Graduate student Adele Curness awarded Royal Historical Society Centenary Fellowship

Date 6 August 2020

In a virtual ceremony on 22 July 2020, the Royal Historical Society announced its Publication, Teaching and Fellowship awards for 2020.

The Royal Historical Society, jointly with the Institute of Historical Research, awarded an RHS Centenary Fellowship to Adele Curness, for research on ‘Imagined Calabria: Narratives of Power and Community in Italo-Greek Hagiography’. The RHS’s Centenary Fellowship, alongside the Marshall Fellowship, is awarded to early career historians, providing funding for one-year Fellowships tenable at the Institute of Historical Research in London.

Adele is studying for a DPhil in Byzantine History at St John’s, where she also completed an MPhil in Late Antique and Byzantine Studies in 2017. She previously studied for a BA in History at Brasenose College, Oxford.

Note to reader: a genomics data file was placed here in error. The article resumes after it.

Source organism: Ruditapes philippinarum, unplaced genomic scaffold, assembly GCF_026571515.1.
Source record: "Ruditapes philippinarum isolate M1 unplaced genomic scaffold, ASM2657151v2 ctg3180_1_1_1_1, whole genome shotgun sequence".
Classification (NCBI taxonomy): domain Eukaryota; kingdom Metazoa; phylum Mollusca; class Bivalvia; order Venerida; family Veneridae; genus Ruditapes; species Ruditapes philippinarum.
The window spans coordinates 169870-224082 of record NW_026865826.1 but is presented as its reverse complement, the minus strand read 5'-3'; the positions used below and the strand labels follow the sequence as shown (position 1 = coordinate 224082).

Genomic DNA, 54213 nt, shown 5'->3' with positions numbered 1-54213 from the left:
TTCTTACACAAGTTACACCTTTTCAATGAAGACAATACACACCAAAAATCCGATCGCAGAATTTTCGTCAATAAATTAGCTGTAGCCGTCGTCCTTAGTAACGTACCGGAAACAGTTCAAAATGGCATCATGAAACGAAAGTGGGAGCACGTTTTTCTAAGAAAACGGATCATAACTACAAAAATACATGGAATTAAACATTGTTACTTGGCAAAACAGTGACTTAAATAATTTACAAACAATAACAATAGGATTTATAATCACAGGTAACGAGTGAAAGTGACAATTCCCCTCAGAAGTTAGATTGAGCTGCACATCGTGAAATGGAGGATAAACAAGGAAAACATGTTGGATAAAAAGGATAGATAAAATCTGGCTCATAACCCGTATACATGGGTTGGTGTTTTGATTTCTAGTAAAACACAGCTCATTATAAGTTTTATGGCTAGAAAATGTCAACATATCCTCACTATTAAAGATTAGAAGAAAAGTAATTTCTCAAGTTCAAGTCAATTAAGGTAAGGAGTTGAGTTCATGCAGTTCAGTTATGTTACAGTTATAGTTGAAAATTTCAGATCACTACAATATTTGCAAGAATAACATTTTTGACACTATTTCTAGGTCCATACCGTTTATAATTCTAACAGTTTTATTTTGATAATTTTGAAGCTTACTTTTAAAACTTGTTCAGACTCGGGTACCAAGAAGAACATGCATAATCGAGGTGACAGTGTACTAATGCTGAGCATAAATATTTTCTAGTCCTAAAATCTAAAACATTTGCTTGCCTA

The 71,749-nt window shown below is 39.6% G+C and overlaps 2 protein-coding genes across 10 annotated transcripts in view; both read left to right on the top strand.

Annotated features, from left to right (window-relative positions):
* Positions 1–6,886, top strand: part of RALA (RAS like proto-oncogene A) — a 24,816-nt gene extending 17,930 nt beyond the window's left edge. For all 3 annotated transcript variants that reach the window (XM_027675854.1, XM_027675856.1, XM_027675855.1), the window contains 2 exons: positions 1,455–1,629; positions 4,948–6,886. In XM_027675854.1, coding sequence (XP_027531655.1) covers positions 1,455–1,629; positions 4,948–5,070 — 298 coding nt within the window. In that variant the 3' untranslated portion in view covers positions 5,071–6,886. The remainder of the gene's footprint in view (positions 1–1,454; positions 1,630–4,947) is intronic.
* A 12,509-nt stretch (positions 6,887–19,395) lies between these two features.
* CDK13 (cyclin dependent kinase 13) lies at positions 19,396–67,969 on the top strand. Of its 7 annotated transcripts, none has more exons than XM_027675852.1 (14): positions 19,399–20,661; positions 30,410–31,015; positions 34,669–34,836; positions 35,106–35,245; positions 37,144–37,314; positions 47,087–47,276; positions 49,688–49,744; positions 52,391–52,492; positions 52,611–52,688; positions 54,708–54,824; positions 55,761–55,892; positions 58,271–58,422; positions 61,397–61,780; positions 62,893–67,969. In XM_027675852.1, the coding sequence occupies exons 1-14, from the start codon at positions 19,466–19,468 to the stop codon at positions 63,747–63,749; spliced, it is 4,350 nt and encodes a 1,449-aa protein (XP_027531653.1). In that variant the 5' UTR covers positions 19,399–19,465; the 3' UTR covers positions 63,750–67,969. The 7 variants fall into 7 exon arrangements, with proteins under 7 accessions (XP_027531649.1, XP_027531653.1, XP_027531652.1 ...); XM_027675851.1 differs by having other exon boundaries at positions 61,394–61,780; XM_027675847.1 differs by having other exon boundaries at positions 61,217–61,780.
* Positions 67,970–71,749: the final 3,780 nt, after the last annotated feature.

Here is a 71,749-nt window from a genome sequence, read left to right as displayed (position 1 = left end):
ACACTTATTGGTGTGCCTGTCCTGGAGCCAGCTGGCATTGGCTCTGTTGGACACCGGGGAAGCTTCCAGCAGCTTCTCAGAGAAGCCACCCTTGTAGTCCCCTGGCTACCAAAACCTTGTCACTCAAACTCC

She says, ‘my thesis is, at its core, about stories and how they shape communities. It is a study of a corpus of hagiographical texts which were produced in southern Italy between the tenth and twelfth centuries about Greek-speaking holy men who lived in the Byzantine province of Calabria between the ninth and twelfth centuries.’ You can find out more about Adele and her research on the History Faculty website.

Congratulations also to St John’s alumnus Robert Thompson, who was runner-up for the Rees Davies Prize, awarded to the best dissertation submitted as part of a postgraduate Master’s degree. While studying at the University of Southampton, Robert wrote a dissertation entitled ‘”The true physicians here are the padres”: British Christian Army Chaplains and the Liberation of Bergen-Belsen’.

You can find out more about all of the awards here